said it may take its bid to acquire
Longs Drug Stores
directly to Longs shareholders if the pharmacy chain refuses to discuss a deal.
In a letter sent to the board of Longs on Monday, Walgreen disputed Longs' position that it's not willing to accept the regulatory risks in connection with an acquisition. Walgreen also said Longs should have no concern with its ability to finance the proposed transaction.
"Our proposal is compelling -- it would deliver superior value to Longs stockholders relative to the CVS transaction and can be consummated without undue delay," said the letter from Jeffrey Rein, Walgreen chairman and CEO.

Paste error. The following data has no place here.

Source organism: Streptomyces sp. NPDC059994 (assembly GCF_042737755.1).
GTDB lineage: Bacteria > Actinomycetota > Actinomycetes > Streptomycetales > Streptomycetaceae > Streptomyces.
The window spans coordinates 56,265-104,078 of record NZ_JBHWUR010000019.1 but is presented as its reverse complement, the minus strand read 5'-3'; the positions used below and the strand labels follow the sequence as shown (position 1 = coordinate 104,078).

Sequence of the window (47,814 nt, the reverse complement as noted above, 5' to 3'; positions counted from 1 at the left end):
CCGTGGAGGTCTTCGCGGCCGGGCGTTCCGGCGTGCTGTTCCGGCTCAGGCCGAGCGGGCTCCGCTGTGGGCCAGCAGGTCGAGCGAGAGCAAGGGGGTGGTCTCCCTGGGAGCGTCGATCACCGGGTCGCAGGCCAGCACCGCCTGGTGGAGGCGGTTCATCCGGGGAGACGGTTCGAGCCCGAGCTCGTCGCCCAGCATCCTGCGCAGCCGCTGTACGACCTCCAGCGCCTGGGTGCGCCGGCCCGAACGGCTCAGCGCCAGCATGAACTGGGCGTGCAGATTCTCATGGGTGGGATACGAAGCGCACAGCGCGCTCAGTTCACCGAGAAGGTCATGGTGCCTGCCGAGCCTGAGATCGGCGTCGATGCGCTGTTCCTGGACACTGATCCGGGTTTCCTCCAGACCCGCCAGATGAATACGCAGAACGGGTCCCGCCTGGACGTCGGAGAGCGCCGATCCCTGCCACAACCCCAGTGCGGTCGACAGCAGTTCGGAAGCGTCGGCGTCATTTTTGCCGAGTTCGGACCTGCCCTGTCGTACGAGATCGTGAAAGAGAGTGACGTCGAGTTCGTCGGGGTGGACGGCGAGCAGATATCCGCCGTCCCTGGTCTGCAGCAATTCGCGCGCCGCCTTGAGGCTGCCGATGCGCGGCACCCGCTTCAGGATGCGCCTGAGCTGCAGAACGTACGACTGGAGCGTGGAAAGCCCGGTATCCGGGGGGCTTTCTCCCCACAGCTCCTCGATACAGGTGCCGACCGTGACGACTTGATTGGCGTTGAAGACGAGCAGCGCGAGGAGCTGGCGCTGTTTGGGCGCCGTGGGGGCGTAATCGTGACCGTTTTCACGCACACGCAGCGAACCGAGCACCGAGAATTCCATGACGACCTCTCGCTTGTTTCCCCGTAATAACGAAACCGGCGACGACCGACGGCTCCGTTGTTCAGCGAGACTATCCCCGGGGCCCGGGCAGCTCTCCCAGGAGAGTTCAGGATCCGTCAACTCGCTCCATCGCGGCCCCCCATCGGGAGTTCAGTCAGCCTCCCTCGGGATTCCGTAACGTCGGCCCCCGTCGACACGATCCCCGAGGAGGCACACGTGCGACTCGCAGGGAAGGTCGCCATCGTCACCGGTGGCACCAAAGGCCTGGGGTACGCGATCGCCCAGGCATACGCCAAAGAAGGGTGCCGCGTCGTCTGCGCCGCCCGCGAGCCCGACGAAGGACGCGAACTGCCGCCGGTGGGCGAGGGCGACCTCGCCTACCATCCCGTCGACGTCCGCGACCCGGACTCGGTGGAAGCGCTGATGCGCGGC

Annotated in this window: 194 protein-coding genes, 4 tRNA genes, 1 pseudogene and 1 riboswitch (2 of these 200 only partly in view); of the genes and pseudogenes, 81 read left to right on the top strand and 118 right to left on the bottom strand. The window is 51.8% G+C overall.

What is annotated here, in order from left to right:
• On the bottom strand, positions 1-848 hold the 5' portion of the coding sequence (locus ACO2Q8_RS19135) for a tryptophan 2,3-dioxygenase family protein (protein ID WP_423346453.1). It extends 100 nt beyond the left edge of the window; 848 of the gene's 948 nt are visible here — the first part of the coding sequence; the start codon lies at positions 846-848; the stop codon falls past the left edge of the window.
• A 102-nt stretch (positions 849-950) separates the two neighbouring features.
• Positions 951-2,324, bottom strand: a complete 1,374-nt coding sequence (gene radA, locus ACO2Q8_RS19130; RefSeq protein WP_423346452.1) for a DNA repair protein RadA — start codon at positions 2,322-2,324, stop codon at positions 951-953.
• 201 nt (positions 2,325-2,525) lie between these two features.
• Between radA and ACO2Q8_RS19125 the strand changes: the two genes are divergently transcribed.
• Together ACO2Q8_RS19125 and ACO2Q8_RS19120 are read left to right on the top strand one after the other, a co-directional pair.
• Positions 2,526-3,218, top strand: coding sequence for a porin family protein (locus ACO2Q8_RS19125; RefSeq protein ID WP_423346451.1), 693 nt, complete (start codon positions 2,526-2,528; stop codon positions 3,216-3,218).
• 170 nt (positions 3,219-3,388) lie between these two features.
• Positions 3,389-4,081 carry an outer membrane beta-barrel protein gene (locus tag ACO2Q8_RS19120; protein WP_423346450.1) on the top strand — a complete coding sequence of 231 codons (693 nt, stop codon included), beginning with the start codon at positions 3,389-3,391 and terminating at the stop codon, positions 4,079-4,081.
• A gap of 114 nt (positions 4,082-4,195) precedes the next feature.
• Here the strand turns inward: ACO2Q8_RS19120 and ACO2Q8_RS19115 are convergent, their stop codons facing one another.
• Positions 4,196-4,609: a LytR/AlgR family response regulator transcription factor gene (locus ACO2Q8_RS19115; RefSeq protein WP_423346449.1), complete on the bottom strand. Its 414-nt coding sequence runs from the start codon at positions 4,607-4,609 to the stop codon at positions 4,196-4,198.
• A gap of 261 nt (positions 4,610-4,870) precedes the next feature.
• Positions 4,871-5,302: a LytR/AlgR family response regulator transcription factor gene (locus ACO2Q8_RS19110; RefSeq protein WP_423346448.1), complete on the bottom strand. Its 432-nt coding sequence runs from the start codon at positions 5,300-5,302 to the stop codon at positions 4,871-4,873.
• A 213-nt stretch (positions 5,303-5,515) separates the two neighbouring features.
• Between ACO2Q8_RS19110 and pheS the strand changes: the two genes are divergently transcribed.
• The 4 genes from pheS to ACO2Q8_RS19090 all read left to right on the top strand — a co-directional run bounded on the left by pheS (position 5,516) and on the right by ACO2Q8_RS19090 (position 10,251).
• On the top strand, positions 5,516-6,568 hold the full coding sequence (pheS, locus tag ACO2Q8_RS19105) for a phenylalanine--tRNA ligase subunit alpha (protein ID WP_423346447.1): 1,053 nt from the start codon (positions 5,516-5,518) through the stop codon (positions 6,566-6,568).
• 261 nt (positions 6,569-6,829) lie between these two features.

In August, Longs agreed to sell itself to
for about $2.9 billion, or $71.50 a share. The offer carried a sizable premium, but because Longs controls a valuable real estate portfolio -- and hasn't gotten the portfolio appraised -- its shareholders felt shortchanged. As a result, CVS managed to secure just 4.5% of Longs' stock by the time its first tender offer expired.
Earlier this month, Walgreen offered to buy Longs for $75 a share, and also agreed to cover a breakup fee, equal to another $3 a share, if Longs would accept its proposal. But Longs has rebuffed the offer from Walgreen.